Far out into the Indian Ocean where it is forced to be self-reliant, the island nation of Mauritius is weaning itself off fossil fuels by turning to its main cash-crop sugar cane, for electricity.
The leftover, crushed sugar cane stalks and tips -- dry fibrous material known as "bagasse" -- is burned to help power Mauritius and reduce its reliance on coal and oil.
Electricity from sugar cane now accounts for 14% of the island's needs and, when combined with other renewable sources such as solar, wind and hydro, provides nearly a quarter of daily consumption.
"The government's goal is to increase the share of renewable energy in the energy mix to 35% by 2025," said deputy prime minister Ivan Collendavelloo who is also energy minister.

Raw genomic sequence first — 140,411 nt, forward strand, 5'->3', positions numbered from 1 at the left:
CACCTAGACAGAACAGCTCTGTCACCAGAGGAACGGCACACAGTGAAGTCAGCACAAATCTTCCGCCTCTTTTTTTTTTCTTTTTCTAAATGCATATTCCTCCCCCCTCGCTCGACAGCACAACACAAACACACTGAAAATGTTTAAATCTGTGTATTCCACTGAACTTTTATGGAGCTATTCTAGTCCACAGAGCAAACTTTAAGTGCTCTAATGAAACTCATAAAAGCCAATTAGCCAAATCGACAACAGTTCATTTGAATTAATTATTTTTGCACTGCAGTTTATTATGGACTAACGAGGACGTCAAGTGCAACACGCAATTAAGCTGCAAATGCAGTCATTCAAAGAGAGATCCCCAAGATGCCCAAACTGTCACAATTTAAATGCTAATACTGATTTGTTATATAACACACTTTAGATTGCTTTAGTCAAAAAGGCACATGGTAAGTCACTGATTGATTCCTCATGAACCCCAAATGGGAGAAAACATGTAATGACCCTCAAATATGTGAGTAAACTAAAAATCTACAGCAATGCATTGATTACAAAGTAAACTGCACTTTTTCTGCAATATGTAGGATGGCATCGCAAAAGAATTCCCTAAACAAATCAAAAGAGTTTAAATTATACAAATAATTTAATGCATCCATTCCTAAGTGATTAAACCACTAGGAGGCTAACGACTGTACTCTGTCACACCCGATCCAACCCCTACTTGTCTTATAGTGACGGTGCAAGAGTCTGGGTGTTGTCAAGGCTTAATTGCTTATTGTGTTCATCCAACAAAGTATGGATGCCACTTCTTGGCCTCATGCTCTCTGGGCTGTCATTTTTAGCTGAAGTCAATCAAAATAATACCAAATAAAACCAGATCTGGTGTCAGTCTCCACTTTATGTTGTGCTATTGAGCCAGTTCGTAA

"The 35% is not far off; we will have 11 solar parks by next year and at least two wind farms," he said.
"Independent producers in the sugar industry will continue to provide the largest share of renewable electricity from bagasse," he added.
In Mauritius, around 60% of the island's electricity is generated by four sugar companies, each running its own thermal power station.
The plants run on coal for part of the year then switch to sugar cane byproducts when harvest season comes.